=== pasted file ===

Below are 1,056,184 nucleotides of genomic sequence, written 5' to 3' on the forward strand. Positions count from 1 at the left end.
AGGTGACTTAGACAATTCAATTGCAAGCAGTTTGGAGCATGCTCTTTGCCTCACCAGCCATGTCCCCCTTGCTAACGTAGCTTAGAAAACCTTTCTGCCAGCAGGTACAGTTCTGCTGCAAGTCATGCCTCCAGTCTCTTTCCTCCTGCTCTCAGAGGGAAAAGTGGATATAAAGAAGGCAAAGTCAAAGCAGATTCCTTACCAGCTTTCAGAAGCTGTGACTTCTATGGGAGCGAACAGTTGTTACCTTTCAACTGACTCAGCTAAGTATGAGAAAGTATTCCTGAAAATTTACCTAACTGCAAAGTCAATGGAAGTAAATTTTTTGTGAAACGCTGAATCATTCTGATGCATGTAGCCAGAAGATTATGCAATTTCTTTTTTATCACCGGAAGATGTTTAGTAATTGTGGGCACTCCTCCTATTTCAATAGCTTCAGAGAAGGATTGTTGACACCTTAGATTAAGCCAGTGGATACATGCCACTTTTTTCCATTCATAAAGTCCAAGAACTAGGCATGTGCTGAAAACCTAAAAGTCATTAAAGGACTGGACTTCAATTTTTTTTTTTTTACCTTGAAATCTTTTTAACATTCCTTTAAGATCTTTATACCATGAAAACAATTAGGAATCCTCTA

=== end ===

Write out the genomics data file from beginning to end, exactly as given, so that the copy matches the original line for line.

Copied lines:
Below are 1,056,184 nucleotides of genomic sequence, written 5' to 3' on the forward strand. Positions count from 1 at the left end.
AGGTGACTTAGACAATTCAATTGCAAGCAGTTTGGAGCATGCTCTTTGCCTCACCAGCCATGTCCCCCTTGCTAACGTAGCTTAGAAAACCTTTCTGCCAGCAGGTACAGTTCTGCTGCAAGTCATGCCTCCAGTCTCTTTCCTCCTGCTCTCAGAGGGAAAAGTGGATATAAAGAAGGCAAAGTCAAAGCAGATTCCTTACCAGCTTTCAGAAGCTGTGACTTCTATGGGAGCGAACAGTTGTTACCTTTCAACTGACTCAGCTAAGTATGAGAAAGTATTCCTGAAAATTTACCTAACTGCAAAGTCAATGGAAGTAAATTTTTTGTGAAACGCTGAATCATTCTGATGCATGTAGCCAGAAGATTATGCAATTTCTTTTTTATCACCGGAAGATGTTTAGTAATTGTGGGCACTCCTCCTATTTCAATAGCTTCAGAGAAGGATTGTTGACACCTTAGATTAAGCCAGTGGATACATGCCACTTTTTTCCATTCATAAAGTCCAAGAACTAGGCATGTGCTGAAAACCTAAAAGTCATTAAAGGACTGGACTTCAATTTTTTTTTTTTTACCTTGAAATCTTTTTAACATTCCTTTAAGATCTTTATACCATGAAAACAATTAGGAATCCTCTA